Difficulties in getting a room in the Wonderland led a group of affluent Knoxvillians to form the Appalachian Club in 1914. The group purchased several acres of land just above the confluence of Jakes Creek and Little River, where they built a lodge and approximately 40 rustic cottages for use as summer residences. [McCoy]

Membership in the Appalachian Club proved remarkably difficult to obtain, and several rejected Knoxvillians purchased the Wonderland Hotel site and formed the Wonderland Club in 1919. Along with the hotel, 10 or so cottages were erected on the hill. Since the hotel was no longer open to the public, the old transient hotel used by loggers was refurnished for tourist use and was renamed "The Tavern", which was open year-round. [McCoy]

In 1925, Little River Lumber Company concluded its logging operations in the Three Forks area and sought to move the Elkmont tracks to the recently-acquired Walker Valley (now Tremont). Fearing a lawsuit from cottage owners, Townsend ordered the tracks to be pulled up and moved in secret. Elkmont residents were outraged. Fortunately, however, the railroad grades were perfect for road construction. In 1926, thanks largely to Tennessee Governor Austin Peay (who owned a cottage at Elkmont), a road was constructed connecting Townsend with both the Wonderland Club and Appalachian Club areas. During its construction, members of the Metcalf family, who owned a farm just west of Elkmont, supplied the workers with drinking water. In appreciation, a large picnic area between Elkmont and Wears Valley was named Metcalf Bottoms. [Weals, pp.85-88.]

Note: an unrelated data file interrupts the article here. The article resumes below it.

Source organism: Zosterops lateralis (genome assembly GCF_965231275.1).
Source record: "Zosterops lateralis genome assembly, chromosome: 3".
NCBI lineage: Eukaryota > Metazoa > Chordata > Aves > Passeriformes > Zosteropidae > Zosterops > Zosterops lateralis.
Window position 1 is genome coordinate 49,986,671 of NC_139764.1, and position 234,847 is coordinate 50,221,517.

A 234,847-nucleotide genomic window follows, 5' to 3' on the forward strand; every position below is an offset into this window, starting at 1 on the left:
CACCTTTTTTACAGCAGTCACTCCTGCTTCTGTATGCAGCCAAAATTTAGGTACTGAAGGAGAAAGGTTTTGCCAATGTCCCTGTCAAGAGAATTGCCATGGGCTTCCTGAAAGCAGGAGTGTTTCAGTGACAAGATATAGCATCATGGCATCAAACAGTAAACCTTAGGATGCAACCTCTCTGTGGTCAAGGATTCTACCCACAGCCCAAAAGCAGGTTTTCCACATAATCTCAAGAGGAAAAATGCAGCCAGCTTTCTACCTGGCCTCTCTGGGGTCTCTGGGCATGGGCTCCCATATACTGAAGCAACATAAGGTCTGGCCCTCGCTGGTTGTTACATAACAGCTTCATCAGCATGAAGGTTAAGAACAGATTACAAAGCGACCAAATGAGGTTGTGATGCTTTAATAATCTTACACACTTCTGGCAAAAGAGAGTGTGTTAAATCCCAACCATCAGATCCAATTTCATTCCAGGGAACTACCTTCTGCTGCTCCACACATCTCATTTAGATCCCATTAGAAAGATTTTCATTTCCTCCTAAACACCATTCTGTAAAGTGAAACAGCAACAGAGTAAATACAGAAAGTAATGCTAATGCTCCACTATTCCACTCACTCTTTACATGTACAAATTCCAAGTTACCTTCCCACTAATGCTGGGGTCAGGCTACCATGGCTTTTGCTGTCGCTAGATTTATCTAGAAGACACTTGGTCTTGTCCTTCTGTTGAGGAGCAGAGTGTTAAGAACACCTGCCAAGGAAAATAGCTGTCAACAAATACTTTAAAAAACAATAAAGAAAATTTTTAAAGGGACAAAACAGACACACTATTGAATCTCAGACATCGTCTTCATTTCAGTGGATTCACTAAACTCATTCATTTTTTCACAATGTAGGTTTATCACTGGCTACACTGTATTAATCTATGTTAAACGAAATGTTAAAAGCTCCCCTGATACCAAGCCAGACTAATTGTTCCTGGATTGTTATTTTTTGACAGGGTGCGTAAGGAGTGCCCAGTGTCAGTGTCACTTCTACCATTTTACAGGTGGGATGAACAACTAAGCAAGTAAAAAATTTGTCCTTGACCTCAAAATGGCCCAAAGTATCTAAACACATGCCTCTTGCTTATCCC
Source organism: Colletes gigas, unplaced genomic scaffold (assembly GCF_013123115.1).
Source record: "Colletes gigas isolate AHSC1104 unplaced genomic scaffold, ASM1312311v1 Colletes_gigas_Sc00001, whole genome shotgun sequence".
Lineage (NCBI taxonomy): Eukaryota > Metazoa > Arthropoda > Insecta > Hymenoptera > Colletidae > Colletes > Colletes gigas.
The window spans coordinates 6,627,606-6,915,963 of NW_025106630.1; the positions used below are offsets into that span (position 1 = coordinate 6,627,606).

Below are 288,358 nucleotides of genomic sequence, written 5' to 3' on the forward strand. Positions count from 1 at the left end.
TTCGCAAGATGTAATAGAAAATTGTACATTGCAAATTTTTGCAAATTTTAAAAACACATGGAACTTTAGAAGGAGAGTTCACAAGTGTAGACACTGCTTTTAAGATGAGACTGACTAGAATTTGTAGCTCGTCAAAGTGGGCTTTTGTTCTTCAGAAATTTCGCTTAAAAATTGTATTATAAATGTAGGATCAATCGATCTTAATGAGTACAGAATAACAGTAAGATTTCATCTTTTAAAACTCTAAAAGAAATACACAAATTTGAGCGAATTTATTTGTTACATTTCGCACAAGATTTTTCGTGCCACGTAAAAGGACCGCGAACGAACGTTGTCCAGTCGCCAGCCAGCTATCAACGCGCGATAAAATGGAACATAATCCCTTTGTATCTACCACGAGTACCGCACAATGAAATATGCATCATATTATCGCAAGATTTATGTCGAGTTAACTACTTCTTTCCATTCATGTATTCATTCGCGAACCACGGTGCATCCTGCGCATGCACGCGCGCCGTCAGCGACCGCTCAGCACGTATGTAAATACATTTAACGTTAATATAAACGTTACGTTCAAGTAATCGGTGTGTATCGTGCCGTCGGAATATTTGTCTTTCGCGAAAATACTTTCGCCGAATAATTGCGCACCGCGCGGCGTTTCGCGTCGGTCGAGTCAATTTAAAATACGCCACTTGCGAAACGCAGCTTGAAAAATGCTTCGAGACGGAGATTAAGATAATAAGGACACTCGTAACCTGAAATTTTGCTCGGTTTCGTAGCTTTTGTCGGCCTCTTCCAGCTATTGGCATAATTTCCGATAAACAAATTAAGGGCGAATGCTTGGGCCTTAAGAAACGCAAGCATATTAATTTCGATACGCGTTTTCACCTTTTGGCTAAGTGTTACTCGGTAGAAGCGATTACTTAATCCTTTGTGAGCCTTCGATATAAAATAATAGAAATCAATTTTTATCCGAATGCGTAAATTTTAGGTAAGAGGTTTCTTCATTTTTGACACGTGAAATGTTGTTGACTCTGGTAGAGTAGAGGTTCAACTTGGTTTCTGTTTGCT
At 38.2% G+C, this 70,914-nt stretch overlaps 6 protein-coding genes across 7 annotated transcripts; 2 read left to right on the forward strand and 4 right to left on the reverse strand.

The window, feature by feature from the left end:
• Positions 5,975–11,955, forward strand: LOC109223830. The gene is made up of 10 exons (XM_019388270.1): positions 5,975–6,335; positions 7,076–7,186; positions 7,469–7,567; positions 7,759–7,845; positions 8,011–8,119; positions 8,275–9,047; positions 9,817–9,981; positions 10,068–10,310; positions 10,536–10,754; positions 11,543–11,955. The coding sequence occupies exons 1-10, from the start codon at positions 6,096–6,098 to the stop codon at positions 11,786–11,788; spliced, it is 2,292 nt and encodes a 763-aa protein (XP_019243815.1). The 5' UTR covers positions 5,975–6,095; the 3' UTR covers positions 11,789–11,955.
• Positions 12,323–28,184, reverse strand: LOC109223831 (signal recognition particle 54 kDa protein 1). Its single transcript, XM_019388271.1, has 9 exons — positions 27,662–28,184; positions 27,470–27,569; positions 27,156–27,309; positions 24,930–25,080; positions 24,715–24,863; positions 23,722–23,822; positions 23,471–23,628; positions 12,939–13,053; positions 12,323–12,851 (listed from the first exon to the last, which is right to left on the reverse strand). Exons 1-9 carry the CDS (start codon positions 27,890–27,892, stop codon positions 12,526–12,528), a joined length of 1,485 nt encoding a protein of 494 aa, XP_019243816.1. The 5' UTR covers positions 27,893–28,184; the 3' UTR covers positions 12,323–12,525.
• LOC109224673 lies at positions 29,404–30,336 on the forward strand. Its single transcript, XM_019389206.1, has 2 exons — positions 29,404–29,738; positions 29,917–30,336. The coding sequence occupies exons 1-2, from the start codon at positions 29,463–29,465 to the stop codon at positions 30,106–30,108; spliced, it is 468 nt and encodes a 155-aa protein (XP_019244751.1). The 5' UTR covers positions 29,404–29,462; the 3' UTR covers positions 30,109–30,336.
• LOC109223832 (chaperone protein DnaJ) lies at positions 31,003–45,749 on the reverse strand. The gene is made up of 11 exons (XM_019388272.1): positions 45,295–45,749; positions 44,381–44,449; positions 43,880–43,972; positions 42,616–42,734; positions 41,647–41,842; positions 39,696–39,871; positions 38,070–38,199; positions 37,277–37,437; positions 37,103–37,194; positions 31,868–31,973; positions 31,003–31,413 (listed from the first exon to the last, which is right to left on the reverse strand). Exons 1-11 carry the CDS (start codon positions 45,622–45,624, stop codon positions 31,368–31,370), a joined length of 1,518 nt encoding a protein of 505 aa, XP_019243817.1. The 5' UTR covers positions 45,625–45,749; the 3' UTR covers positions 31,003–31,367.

National park movement

In 1920, Willis P. Davis and his wife Anne, who owned a summer cottage at Elkmont, began to suggest an idea for a national park in the Smokies after a visit to Yellowstone. While the Davises merely suggested the idea to influential friends in Knoxville, it was another Elkmont cottage-owner, David C. Chapman, who took the initiative. [Campbell, pp.13-18.] Business owners in Knoxville quickly saw the benefits of a national park and began lobbying federal and state governments.